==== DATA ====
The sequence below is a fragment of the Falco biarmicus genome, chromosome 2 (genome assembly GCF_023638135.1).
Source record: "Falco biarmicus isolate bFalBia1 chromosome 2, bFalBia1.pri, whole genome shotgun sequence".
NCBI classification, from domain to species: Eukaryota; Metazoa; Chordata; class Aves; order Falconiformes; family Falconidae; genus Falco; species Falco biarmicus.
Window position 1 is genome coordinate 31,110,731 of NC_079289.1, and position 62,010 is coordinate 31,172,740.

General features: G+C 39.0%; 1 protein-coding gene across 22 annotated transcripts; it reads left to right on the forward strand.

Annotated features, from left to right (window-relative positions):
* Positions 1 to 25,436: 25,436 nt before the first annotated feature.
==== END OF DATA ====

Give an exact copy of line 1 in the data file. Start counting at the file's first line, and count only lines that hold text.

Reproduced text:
The sequence below is a fragment of the Falco biarmicus genome, chromosome 2 (genome assembly GCF_023638135.1).